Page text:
324_Book

# Waitprob1 hello 0 1 bye 2 bye in this case the parent

This preview shows page 1. Sign up to view the full content.

This is the end of the preview. Sign up to access the rest of the document.

Unformatted text preview: le .L5 movl %edx,%eax loop: result += a a -= b i += b Compare i:255 If &lt;= goto loop Set result as return value D. The equivalent goto code is as follows 1 2 3 4 5 6 7 8 9 10 11 12 int loop_while_goto(int a, int b) { int i = 0; int result = a; loop: result += a; a -= b; i += b; if (i &lt;= 255) goto loop; return result; } Problem 3.12 Solution: [Pg. 127] One way to analyze assembly code is to try to reverse the compilation process and produce C code that would look “natural” to a C programmer. For example, we wouldn’t want any goto statements, since these are seldom used in C. Most likely, we wouldn’t use a do-while statement either. This exercise forces you to reverse the compilation into a particular framework. It requires thinking about the translation of for loops. It also demonstrates an optimization technique known as code motion, where a computation is moved out of a loop when it can be determined that its result will not change within the loop. A. We can see that result must be in register %eax. It gets set to 0 initially and it...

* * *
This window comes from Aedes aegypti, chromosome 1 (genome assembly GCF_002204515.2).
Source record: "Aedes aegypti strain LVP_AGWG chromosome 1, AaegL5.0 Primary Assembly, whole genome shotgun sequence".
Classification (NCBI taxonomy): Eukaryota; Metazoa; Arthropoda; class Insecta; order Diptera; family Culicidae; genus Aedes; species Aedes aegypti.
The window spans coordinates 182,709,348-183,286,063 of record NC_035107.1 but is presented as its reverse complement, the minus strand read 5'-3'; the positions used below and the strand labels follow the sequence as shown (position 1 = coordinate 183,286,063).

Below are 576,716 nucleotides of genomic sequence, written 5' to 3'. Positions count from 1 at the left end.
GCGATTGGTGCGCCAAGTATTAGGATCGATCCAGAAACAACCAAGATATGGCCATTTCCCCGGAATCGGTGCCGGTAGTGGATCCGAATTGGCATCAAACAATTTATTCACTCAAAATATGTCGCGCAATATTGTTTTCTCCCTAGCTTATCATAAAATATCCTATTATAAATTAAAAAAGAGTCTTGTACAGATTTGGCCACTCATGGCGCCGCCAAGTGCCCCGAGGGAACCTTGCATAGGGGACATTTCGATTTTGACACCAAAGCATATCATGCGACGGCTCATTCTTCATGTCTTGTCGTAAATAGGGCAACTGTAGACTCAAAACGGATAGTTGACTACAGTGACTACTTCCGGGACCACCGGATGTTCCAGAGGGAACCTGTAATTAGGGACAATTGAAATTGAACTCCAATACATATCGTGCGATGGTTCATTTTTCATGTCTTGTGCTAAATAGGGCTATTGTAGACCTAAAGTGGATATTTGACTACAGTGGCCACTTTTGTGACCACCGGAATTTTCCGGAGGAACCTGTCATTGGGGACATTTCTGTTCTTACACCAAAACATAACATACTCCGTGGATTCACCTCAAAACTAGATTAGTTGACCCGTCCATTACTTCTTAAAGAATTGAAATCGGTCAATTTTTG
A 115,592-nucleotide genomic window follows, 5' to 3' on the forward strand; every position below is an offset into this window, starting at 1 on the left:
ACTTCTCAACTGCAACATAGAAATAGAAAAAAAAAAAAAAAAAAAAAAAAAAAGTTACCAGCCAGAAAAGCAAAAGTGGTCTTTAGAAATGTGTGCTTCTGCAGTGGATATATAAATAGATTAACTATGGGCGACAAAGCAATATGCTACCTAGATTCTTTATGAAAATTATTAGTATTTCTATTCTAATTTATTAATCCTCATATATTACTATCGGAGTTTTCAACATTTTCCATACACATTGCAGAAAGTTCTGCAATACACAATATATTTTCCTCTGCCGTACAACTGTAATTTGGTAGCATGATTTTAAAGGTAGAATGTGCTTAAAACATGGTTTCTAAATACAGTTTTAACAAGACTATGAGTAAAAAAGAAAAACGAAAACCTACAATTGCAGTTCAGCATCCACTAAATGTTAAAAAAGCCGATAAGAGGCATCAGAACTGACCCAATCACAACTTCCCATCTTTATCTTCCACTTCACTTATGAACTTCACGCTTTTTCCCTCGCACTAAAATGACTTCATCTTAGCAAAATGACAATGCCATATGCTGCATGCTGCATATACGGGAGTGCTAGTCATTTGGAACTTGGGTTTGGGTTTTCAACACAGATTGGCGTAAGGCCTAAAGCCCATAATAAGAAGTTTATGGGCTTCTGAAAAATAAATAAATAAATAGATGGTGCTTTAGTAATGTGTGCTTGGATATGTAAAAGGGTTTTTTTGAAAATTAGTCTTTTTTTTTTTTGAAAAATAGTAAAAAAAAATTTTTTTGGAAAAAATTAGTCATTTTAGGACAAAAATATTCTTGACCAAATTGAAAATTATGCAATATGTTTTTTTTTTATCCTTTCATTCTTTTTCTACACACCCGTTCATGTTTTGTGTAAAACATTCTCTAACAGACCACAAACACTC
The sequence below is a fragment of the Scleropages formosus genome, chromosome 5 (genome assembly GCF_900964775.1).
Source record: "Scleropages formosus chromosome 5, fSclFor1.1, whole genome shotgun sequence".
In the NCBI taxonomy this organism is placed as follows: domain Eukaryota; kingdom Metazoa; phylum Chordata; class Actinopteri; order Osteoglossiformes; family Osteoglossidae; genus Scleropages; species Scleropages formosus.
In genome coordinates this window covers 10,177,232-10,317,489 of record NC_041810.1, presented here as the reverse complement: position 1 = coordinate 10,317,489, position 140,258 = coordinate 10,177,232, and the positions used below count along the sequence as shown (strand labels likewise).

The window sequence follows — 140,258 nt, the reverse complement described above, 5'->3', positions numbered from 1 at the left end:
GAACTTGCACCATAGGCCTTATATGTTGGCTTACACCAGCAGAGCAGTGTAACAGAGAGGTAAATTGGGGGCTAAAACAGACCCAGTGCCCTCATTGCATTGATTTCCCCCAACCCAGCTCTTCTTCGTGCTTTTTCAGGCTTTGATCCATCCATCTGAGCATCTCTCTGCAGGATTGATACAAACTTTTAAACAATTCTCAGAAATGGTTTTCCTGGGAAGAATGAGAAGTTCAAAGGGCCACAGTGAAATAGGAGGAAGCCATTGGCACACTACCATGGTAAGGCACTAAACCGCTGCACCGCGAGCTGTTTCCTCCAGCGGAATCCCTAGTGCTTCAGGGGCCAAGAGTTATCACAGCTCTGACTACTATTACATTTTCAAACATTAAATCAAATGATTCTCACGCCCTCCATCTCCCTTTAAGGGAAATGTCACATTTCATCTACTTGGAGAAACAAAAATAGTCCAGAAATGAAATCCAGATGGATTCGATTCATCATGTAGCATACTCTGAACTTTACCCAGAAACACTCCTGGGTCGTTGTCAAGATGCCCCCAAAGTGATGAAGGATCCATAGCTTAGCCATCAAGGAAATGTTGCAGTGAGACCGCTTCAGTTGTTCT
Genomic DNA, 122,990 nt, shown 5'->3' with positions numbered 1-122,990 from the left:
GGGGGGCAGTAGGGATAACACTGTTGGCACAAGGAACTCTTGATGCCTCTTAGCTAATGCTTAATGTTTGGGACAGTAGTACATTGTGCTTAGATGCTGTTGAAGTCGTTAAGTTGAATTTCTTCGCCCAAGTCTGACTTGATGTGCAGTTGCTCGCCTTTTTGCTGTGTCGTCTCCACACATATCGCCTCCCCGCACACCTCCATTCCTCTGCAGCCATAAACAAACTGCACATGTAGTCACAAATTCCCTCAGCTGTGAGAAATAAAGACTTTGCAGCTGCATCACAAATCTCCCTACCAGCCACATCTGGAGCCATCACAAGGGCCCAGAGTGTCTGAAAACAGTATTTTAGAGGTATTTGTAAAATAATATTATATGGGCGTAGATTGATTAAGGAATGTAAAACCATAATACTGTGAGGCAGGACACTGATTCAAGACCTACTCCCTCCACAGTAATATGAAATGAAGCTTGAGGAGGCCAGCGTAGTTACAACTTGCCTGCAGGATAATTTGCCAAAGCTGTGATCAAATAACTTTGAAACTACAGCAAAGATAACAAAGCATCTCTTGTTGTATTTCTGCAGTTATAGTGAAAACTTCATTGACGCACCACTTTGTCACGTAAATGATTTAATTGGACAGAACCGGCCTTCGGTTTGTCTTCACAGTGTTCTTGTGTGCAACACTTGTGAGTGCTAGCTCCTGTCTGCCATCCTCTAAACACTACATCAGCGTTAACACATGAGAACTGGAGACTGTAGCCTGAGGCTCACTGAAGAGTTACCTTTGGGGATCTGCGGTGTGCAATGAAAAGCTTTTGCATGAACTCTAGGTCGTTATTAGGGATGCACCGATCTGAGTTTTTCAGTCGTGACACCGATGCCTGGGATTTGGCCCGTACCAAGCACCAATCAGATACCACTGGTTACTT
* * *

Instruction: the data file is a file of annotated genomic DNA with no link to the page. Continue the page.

View Full Document

## This note was uploaded on 09/02/2010 for the course ELECTRICAL 360 taught by Professor Schultz during the Spring '10 term at BYU.

Ask a homework question - tutors are online